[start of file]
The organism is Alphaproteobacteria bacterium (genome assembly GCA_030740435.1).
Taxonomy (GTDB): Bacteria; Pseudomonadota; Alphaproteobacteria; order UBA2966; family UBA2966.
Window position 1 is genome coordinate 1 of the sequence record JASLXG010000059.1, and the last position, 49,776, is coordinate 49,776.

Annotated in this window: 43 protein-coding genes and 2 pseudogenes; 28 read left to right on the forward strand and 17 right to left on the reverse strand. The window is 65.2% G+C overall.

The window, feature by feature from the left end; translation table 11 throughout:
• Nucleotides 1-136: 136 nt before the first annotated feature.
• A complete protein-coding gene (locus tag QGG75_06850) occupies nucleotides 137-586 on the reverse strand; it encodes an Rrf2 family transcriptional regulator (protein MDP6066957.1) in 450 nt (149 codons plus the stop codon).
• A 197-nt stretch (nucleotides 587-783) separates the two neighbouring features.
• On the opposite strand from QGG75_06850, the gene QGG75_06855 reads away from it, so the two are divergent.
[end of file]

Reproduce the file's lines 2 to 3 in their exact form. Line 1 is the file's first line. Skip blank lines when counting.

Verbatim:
Taxonomy (GTDB): Bacteria; Pseudomonadota; Alphaproteobacteria; order UBA2966; family UBA2966.
Window position 1 is genome coordinate 1 of the sequence record JASLXG010000059.1, and the last position, 49,776, is coordinate 49,776.